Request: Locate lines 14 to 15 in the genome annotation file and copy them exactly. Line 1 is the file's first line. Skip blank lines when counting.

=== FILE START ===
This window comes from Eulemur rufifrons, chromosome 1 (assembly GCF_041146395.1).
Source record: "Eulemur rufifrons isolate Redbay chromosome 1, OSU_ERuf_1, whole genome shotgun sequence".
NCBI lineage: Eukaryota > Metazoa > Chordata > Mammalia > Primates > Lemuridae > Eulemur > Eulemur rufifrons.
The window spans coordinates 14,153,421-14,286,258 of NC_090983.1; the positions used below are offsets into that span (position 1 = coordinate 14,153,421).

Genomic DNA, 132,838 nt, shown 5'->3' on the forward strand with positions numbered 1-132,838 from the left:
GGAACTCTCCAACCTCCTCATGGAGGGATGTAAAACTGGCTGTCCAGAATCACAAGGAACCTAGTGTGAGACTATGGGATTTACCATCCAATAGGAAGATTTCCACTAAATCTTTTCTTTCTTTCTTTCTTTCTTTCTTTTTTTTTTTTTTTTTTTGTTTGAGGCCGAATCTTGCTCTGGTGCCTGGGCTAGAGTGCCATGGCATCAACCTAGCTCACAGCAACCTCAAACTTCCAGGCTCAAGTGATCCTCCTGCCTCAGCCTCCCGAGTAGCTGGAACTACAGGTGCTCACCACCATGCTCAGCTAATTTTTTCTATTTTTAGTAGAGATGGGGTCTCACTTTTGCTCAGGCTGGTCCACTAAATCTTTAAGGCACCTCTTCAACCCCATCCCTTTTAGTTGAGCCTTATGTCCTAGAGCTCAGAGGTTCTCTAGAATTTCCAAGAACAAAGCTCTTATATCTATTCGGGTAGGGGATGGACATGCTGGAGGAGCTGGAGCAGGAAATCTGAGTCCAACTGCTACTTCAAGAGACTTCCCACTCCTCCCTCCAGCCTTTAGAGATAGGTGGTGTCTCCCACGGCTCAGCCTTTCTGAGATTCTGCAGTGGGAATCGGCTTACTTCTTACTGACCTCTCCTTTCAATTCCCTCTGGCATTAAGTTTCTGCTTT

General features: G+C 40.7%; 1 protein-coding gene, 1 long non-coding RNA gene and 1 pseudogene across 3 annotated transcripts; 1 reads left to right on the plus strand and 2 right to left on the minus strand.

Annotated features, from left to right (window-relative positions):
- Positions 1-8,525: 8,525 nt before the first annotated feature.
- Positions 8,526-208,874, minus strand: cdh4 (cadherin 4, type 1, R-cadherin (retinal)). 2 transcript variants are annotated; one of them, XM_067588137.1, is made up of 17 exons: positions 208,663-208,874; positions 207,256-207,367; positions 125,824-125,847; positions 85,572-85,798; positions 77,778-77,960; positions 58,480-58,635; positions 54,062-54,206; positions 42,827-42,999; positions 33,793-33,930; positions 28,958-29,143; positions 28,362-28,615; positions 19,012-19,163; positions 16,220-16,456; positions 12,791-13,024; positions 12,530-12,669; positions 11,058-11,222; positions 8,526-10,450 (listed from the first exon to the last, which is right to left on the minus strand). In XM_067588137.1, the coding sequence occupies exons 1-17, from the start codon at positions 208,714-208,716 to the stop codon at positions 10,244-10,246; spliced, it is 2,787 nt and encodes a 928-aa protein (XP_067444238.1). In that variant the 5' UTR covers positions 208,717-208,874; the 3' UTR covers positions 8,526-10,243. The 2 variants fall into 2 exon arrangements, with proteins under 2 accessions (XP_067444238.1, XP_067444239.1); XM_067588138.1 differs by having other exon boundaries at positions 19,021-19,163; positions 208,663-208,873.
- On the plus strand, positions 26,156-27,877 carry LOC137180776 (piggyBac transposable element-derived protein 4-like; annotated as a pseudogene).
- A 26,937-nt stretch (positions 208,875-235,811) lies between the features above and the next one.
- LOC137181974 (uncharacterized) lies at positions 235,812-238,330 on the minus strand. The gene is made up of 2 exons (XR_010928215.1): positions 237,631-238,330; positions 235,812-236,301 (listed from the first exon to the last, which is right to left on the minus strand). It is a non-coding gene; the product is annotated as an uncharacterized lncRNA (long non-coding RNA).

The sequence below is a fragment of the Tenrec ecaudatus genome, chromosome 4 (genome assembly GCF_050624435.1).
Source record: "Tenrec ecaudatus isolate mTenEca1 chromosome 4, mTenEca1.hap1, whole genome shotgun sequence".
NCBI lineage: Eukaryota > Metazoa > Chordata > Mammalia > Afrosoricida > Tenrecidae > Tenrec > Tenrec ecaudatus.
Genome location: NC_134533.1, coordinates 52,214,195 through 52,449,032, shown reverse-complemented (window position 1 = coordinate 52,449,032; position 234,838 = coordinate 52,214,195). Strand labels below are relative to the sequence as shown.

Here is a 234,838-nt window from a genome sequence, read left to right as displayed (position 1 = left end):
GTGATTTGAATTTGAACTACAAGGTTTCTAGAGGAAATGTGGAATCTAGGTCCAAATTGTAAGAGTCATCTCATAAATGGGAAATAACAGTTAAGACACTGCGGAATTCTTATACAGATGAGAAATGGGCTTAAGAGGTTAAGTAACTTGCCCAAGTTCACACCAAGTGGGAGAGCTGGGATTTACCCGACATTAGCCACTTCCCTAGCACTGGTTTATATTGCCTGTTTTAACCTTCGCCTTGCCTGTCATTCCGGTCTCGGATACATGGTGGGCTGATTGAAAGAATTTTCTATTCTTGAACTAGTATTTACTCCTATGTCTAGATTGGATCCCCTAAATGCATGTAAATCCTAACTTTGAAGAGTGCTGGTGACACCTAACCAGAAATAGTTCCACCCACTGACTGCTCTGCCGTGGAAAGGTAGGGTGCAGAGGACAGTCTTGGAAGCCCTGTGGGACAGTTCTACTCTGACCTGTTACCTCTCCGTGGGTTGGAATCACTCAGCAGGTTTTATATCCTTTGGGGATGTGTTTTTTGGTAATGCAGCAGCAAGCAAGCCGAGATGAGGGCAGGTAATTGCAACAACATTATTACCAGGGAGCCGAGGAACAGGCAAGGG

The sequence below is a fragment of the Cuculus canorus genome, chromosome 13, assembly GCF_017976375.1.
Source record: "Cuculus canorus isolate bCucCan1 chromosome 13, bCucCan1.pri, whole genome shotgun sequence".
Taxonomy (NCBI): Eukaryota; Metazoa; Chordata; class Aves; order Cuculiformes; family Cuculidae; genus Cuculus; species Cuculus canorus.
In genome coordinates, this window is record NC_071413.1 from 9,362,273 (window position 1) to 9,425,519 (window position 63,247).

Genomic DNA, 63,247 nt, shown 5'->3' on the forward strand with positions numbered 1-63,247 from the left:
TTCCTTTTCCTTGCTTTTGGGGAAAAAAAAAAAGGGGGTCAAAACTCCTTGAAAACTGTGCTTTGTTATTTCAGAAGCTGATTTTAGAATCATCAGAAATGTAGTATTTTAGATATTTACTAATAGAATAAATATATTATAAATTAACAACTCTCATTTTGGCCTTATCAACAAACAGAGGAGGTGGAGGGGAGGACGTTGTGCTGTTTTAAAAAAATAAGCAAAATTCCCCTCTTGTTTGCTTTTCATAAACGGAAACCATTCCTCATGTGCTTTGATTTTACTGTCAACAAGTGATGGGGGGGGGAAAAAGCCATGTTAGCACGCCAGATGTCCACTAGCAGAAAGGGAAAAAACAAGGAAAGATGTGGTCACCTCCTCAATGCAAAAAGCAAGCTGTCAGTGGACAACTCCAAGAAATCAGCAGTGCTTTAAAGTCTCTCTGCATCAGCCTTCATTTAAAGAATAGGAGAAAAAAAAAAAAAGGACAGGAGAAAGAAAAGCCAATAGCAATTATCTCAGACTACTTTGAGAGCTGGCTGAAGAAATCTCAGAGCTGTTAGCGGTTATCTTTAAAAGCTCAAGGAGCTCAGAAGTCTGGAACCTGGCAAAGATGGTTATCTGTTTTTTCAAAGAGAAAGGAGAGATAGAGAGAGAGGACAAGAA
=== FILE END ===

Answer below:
The sequence below is a fragment of the Tenrec ecaudatus genome, chromosome 4 (genome assembly GCF_050624435.1).
Source record: "Tenrec ecaudatus isolate mTenEca1 chromosome 4, mTenEca1.hap1, whole genome shotgun sequence".